Rookie: Zaven Collins
Position: Off-ball linebacker
Key stats: 20.6 % defensive snaps played, 13 solo tackles, 1 tackle for loss, 3 passes defensed
Moment of the season: Onside kick recovery vs. Los Angeles Rams in Week 14
Remember when Cardinals 2020 rookie Isaiah Simmons seemingly never found playing time last year?
Collins played 156 fewer snaps in 2021 than Simmons did, as he was behind not only Jordan Hicks but Tanner Vallejo on the depth chart by the playoffs.
What made this a strange development was how certain the Cardinals' leadership appeared to be that he was going to be a difference-maker right away.
Collins was named the starting Mike linebacker on the night he was drafted by both general manager Steve Keim and head coach Kliff Kingsbury.
"I don't think the learning curve will be very steep for this young man," Kingsbury said on draft night. "He was valedictorian at his high school, so we expect him to come in and play a lot immediately."
This led to a dramatic situation with the incumbent Hicks, who ended up played 97% of defensive snaps.
Instead, Collins' main role was on special teams, where he played 35% of the snaps. He was the fifth straight non-quarterback first-round pick by the Cardinals to play fewer than 50% of snaps on his side of the ball as a rookie.
Collins had a role on run-down packages early on, but he eventually lost that spot entirely.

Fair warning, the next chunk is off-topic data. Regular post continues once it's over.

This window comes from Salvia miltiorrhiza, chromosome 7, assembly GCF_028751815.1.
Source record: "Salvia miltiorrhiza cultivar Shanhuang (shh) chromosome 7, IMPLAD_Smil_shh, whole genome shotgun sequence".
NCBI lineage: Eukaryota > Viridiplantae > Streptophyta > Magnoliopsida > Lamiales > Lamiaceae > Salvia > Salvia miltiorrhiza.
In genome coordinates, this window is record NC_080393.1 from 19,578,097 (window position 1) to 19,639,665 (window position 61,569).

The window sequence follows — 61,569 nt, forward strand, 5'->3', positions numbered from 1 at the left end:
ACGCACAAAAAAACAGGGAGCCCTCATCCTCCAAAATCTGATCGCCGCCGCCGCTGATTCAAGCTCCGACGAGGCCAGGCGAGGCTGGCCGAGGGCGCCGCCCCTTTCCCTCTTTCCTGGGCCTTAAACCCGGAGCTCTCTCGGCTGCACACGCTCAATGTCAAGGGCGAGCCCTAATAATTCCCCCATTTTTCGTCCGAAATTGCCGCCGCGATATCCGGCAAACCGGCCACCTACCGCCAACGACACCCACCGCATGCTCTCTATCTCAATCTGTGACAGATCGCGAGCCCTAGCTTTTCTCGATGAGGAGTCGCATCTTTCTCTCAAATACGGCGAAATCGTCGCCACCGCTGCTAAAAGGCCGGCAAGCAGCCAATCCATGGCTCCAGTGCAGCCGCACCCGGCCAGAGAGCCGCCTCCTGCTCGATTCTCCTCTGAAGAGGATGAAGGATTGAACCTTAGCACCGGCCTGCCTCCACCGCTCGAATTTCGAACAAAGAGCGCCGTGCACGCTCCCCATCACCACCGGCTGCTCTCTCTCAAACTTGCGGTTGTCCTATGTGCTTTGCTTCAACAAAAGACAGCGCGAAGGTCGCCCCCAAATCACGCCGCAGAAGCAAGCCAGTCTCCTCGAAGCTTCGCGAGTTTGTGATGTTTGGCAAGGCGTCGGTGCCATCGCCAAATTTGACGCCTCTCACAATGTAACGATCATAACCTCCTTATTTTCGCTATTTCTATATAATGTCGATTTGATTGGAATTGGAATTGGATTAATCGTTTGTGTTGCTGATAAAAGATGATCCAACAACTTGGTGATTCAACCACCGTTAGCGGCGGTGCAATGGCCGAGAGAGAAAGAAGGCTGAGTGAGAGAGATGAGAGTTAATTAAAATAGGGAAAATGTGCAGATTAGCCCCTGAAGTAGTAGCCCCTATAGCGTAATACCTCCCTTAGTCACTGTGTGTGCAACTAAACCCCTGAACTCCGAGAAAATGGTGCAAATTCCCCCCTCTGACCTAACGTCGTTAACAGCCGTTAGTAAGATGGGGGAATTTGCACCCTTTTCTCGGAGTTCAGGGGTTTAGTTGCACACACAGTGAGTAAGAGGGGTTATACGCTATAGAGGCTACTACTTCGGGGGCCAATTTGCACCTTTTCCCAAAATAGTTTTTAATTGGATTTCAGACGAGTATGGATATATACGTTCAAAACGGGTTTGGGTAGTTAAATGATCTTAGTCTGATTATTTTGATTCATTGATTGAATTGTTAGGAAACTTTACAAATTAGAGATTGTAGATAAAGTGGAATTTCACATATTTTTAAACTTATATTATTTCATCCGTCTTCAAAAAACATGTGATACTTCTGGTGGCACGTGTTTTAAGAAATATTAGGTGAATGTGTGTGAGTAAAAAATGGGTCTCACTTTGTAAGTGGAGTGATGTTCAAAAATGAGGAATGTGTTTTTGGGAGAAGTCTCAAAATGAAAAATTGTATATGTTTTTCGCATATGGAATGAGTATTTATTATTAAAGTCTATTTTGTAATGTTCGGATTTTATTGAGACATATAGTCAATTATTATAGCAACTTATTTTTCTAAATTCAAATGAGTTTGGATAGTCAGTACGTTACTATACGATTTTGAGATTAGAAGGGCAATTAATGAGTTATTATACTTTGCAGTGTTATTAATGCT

He went three weeks without a defensive snap from Weeks 14-16.
The linebacker hurt his shoulder in Week 8, although he remained active every week following and played special-teams snaps.
"He's waiting for his turn to play, but right now he's a backup," defensive coordinator Vance Joseph bluntly said on Dec. 22. "To put him on the field, someone has to leave. Right now we've got 11 guys who we feel good about."
The rookie's role increased over the final three weeks, but not to where it was early on.
Collins had some growing pains on the field, as is understandable with a rookie. Seeing NFL concepts for the first time is a challenge, and the Cardinals clearly felt he was not ready for the green dot despite their confidence on draft night.
Joseph said that Mike linebacker is a tough position to learn, and Collins was not discouraged late in the season.
Collins still possesses the size and speed of a high-end prospect.
His tackle ability was a standout trait of his. He missed 7.4% of tackles, which was 0.2% higher than Hicks and much lower than Vallejo (31.3%).
Plus, he showed versatility to play several positions in college and could be someone, like Simmons, who is available to do so in Arizona going forward. He took some snaps on the edge at the end of the season.
The next step will be learning from this past year and getting more time to see NFL concepts on tape and in action.
"I rely on myself to always have the drive," Collins said in October. "Someone who helps me make corrections is obviously my coach Billy Davis, Vance Joseph as well. On the field . . . Jordan helps quite a bit."
The Cardinals have a decision to make at the position.
Hicks is entering the final year of his contract and is a cut candidate. Arizona would free up $6 million by doing so, and he said he was not ready to discuss his future with the team with reporters last week.
If Hicks is let go, Collins may need to be relied on. He could see a jump in snaps during his second season like Simmons did.